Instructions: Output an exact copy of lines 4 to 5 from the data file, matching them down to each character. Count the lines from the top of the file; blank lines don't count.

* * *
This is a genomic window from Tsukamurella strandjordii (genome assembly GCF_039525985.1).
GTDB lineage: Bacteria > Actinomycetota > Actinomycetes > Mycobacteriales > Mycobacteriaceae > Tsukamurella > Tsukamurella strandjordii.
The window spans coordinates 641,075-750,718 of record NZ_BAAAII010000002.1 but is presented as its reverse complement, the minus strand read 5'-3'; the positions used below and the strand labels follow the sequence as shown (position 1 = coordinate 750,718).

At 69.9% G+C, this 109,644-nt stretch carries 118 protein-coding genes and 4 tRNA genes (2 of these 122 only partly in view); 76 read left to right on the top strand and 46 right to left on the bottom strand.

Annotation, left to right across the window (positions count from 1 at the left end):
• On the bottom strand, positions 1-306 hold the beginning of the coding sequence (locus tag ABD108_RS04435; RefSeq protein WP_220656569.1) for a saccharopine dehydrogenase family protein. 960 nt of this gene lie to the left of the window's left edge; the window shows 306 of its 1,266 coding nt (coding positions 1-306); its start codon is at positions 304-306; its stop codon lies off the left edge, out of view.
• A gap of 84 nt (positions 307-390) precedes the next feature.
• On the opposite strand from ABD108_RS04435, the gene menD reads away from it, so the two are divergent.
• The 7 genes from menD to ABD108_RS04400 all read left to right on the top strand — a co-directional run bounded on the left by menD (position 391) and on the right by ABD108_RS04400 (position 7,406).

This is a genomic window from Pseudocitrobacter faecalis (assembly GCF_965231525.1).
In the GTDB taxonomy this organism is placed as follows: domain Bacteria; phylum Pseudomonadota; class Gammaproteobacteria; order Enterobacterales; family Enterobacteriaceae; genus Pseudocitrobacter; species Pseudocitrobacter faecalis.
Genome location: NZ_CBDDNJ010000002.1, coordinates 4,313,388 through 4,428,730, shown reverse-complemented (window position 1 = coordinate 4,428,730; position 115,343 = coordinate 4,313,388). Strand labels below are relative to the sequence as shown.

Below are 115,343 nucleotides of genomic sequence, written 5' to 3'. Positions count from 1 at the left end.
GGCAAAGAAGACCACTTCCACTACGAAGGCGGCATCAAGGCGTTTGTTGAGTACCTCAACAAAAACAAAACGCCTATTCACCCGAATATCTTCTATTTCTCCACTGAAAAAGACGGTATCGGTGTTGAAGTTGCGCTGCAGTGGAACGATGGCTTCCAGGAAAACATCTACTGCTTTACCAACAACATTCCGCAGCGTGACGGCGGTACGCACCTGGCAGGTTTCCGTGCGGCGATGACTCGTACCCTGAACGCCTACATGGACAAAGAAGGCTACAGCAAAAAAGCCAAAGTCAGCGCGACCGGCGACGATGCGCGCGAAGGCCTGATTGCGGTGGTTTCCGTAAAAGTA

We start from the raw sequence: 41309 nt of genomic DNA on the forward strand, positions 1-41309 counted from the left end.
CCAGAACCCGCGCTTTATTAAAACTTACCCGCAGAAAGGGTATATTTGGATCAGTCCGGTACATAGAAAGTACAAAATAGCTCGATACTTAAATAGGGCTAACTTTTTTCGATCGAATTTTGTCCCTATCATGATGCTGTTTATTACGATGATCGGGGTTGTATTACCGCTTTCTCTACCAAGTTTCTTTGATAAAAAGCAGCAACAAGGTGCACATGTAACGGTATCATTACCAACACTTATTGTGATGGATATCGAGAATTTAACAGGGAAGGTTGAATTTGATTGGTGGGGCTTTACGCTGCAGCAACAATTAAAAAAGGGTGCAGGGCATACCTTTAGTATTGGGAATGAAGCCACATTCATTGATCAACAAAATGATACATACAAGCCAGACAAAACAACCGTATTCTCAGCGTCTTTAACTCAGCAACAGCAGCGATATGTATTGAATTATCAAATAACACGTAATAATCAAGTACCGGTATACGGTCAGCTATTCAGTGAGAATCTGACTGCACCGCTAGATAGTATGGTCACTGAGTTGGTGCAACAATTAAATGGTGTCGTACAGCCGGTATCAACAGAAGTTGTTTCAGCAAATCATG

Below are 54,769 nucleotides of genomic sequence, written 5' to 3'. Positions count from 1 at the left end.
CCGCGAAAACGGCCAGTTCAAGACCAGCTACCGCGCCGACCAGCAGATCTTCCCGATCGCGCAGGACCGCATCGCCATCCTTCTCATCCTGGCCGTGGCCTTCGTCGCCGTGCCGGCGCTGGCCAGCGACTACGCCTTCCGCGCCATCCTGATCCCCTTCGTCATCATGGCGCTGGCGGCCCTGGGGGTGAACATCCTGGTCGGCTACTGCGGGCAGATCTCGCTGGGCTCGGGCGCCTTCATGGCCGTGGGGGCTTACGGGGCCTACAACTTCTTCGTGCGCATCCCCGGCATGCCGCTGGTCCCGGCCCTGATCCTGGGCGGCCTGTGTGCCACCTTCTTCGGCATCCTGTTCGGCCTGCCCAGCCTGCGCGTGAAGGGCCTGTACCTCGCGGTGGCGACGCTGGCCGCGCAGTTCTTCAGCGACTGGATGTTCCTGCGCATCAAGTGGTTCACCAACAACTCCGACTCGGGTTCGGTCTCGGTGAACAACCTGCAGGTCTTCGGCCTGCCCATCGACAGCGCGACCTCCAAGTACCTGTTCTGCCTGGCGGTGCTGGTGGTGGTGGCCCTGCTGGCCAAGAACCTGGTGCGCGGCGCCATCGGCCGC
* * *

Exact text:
At 69.9% G+C, this 109,644-nt stretch carries 118 protein-coding genes and 4 tRNA genes (2 of these 122 only partly in view); 76 read left to right on the top strand and 46 right to left on the bottom strand.

Annotation, left to right across the window (positions count from 1 at the left end):